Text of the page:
• He set up the Kelmscott Press in the early 1890s. This company published books which contained beautiful illustrations.
  • In 1883 Morris joined a political party called  the Social Democratic Federation. He also helped to start a new party called the Socialist League.
  • When William Morris died in 1896, his doctor said that Morris had carried out the work of ten men during his lifetime.

A famous William Morris quote is:

Have nothing in your house that you do not know to be useful, or believe to be beautiful.

William Morris

Follow the link to find out more about some other famous Victorians.

Robert Louis Stevenson: Facts and Information

Robert Louis Stevenson was a famous Victorian author. He mainly wrote mystery and adventure stories, and his books are still read and enjoyed today.

Here are some facts about Robert Louis Stevenson:

  • Robert Louis Stevenson was born in Edinburgh, Scotland in 1850. His family were wealthy and, as a child, he was looked after by his nanny, Alison Cunningham.

  • When he was twelve, Robert Louis Stevenson, his parents and his nanny went on a five month holiday. They visited France, Switzerland, Belgium, Germany and Italy.
  • Robert Louis Stevenson was a sickly child. He was exceedingly thin and frail, and he suffered with coughs and fevers.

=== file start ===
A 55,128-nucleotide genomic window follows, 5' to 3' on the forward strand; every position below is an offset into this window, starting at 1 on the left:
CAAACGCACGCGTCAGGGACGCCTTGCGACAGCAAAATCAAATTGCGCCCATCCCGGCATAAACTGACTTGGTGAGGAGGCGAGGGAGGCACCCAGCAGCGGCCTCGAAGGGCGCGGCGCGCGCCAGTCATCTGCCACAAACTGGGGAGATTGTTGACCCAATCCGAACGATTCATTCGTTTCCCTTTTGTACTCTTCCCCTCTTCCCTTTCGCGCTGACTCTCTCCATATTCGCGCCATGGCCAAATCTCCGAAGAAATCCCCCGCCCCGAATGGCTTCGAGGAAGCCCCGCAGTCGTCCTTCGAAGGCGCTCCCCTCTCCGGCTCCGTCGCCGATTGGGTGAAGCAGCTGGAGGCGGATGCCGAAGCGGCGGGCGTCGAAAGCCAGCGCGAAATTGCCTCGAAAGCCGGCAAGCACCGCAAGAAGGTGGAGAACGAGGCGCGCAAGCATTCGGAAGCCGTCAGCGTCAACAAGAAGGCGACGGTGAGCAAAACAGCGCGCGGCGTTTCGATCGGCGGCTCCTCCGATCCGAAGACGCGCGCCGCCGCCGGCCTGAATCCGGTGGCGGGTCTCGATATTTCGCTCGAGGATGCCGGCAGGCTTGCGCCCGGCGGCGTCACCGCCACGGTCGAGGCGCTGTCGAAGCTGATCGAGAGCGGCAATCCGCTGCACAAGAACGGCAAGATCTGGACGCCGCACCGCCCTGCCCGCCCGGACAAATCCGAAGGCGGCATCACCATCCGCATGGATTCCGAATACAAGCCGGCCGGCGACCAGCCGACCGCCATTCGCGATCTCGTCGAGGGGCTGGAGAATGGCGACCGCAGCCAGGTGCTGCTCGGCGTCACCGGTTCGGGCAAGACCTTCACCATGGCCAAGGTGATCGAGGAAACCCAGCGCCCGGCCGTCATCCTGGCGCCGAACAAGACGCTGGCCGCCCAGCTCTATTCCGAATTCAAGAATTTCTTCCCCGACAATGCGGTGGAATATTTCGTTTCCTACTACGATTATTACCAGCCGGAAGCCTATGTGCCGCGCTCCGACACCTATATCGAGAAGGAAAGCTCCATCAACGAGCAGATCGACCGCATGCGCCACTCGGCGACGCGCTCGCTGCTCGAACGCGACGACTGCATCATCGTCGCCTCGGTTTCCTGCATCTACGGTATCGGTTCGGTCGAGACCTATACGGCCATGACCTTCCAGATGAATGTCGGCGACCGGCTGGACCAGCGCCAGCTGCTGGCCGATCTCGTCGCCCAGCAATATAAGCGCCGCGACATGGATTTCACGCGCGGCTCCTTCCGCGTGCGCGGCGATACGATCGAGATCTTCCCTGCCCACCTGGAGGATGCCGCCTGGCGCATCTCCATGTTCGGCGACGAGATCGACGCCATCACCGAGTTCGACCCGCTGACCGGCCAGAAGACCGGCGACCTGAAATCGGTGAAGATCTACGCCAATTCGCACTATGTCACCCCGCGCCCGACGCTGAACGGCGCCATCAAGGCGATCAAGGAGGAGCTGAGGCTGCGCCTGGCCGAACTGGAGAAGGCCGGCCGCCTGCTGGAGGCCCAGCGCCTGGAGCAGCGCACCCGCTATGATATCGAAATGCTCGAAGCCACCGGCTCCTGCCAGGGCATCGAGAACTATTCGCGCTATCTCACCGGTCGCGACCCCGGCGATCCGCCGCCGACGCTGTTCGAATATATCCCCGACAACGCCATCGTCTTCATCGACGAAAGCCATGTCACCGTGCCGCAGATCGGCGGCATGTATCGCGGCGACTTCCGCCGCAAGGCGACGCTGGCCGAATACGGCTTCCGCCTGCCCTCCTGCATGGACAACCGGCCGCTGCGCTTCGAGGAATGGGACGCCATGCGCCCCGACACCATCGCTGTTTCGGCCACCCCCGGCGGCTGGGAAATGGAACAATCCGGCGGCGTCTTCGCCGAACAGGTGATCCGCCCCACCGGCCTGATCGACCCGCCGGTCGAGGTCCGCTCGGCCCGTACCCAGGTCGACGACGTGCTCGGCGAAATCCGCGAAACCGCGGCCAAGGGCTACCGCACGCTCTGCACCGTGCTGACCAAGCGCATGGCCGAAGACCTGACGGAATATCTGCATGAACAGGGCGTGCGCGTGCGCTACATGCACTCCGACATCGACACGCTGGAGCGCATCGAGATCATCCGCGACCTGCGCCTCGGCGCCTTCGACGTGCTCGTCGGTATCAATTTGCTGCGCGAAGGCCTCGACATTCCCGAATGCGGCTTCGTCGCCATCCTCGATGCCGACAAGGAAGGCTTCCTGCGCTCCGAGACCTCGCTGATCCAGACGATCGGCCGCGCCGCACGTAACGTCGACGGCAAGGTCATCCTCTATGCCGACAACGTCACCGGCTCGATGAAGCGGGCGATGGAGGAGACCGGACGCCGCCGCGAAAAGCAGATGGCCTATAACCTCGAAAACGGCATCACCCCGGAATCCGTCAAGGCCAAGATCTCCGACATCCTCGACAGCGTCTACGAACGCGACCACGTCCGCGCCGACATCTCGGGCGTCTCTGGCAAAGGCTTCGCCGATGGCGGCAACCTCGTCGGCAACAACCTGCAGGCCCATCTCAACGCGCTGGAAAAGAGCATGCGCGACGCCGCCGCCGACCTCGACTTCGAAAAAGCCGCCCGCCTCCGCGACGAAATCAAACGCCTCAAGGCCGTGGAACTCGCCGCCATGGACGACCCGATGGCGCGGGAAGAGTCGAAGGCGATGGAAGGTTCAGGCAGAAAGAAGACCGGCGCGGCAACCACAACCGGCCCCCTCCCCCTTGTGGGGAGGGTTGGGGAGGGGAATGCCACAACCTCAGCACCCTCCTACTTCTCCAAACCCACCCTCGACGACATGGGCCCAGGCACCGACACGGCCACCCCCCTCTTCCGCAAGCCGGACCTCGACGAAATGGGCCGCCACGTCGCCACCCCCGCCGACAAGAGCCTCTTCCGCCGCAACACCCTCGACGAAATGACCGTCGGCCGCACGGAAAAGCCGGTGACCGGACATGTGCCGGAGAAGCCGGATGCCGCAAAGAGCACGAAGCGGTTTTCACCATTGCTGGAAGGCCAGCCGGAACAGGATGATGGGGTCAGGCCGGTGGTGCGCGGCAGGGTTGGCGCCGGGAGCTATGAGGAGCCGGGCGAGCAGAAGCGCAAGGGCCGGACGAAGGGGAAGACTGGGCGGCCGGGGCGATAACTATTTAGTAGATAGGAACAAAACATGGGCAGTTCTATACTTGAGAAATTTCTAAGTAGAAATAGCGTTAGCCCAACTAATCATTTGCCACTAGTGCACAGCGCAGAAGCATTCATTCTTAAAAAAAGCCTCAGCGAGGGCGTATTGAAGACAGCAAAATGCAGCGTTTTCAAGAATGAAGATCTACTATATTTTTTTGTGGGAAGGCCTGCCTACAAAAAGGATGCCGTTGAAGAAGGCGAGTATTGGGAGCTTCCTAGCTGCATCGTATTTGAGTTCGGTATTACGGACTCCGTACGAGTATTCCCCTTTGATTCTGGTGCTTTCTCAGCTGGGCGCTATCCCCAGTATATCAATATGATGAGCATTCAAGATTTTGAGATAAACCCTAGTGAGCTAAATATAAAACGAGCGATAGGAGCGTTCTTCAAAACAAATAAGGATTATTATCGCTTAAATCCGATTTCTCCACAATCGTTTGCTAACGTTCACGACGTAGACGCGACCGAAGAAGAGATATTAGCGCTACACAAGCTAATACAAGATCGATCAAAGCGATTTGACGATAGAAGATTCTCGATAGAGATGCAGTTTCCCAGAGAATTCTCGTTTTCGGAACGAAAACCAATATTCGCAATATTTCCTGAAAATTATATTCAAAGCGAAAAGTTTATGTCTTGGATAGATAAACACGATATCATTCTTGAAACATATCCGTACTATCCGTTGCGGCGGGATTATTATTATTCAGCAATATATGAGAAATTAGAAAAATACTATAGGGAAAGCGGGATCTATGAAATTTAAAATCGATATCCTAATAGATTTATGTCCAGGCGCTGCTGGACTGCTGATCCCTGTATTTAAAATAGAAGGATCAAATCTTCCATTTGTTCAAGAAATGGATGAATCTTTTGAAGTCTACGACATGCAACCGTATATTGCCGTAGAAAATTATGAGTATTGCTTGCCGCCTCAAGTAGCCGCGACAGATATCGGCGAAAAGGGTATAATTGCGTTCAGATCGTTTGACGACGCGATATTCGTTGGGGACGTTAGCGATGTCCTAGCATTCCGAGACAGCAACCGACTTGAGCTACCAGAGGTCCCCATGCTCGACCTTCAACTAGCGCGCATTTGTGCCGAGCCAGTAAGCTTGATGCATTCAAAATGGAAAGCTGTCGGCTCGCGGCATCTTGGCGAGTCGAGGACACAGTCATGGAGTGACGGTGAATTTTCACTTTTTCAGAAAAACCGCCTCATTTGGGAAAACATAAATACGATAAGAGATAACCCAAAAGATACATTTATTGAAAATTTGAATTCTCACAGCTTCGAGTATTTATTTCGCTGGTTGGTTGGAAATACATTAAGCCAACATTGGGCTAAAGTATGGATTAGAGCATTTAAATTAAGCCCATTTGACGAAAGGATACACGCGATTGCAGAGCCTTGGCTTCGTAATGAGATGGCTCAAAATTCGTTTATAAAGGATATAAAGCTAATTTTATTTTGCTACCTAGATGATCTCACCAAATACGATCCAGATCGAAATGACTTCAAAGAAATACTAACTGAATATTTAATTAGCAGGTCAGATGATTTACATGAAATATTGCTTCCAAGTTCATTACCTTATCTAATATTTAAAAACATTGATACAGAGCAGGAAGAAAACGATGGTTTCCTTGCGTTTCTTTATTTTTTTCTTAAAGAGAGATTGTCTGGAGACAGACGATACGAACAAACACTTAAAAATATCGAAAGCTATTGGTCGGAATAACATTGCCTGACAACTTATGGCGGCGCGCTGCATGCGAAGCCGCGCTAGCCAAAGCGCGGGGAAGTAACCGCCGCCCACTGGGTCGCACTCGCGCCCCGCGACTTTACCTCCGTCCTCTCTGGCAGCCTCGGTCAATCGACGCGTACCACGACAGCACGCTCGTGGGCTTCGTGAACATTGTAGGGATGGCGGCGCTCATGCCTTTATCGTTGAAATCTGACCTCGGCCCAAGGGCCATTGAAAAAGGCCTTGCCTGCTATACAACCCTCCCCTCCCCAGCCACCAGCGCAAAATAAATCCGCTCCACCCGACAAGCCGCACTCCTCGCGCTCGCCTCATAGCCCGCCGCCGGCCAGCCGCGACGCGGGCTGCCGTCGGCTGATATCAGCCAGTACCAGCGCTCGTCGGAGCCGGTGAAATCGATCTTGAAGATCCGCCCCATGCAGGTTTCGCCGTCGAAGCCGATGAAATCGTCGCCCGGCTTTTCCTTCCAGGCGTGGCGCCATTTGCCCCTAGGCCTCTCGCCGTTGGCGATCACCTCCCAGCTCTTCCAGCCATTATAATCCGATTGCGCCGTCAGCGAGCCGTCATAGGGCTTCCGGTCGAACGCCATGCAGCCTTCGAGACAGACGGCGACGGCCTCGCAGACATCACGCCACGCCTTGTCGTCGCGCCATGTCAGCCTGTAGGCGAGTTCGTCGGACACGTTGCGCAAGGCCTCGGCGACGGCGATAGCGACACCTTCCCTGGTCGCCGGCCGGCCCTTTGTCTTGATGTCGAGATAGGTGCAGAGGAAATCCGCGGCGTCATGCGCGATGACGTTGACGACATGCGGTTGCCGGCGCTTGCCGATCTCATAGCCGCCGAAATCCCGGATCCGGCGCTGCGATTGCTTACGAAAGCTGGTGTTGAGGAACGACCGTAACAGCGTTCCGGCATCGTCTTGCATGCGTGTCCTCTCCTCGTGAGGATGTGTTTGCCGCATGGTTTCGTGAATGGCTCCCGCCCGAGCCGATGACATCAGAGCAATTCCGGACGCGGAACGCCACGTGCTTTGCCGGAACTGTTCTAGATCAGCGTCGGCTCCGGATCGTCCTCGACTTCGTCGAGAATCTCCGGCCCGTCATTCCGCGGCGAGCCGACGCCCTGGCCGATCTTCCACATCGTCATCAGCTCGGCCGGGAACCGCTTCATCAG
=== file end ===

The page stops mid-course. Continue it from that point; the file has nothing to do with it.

• When he was just sixteen he wrote The Pentland Rising, a story based on an historical event. His father paid for 100 copies to be printed in pamphlet form.
  • Robert Louis Stevenson went to Edinburgh University. He started to study engineering, but soon switched to studying the law. He passed his legal exams, but in his heart he knew he wanted to be a writer.
  • In 1876 he went on a canoeing trip to Belgium and France with a friend. He kept a journal of his travels and used it to form the basis of his first book, An Inland Voyage.
  • In France, Stevenson met an American woman called Fanny Osbourne. He fell in love with her.
  • In 1879, Robert Louis Stevenson travelled all the way from Britain to America to see Fanny Osbourne, and they got married in 1880. They decided to live in Britain and set up home with Fanny’s twelve year old son (from her previous marriage), Lloyd.
  • In 1881 the Stevenson family went on holiday in Scotland. It rained for days on end, and to pass the time Lloyd made up an drew a map of an imaginary island. The map made Robert Louis Stevenson think of pirates and treasure, and inspired him to write Treasure Island.
  • Treasure island was first published as a book in 1883. It was very successful and turned Robert Louis Stevenson into a well-known writer.
  • Robert Louis Stevenson continued to experience health problems as an adult. He suffered with chest infections and was often so ill he couldn’t leave his bed.
  • In 1886 he wrote both The Strange Case of Dr Jekyll and Mr Hyde and Kidnapped. Much of the writing was done from his sickbed.
  • From 1888 to 1890, the Stevenson family spent two years sailing around the Pacific Ocean islands. Robert Louis Stevenson decided to build a house on the island of Upolu, in Western Samoa. He carried on writing, but found it increasingly difficult as his illness become worse.
  • In December 1894, Robert Louis Stevenson died. He was only 44 years old. His body was buried on Mount Vaea, Upolu.

Interesting Facts and Information about Mary Seacole